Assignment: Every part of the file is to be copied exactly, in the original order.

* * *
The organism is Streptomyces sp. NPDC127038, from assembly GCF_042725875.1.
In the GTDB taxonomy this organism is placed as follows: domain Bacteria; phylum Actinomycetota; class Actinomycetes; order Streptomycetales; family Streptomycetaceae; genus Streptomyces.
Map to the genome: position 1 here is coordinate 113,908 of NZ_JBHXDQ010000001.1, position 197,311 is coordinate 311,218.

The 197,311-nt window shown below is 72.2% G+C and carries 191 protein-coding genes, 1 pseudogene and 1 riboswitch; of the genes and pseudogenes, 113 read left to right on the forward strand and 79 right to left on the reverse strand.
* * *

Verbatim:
The organism is Streptomyces sp. NPDC127038, from assembly GCF_042725875.1.
In the GTDB taxonomy this organism is placed as follows: domain Bacteria; phylum Actinomycetota; class Actinomycetes; order Streptomycetales; family Streptomycetaceae; genus Streptomyces.
Map to the genome: position 1 here is coordinate 113,908 of NZ_JBHXDQ010000001.1, position 197,311 is coordinate 311,218.

The 197,311-nt window shown below is 72.2% G+C and carries 191 protein-coding genes, 1 pseudogene and 1 riboswitch; of the genes and pseudogenes, 113 read left to right on the forward strand and 79 right to left on the reverse strand.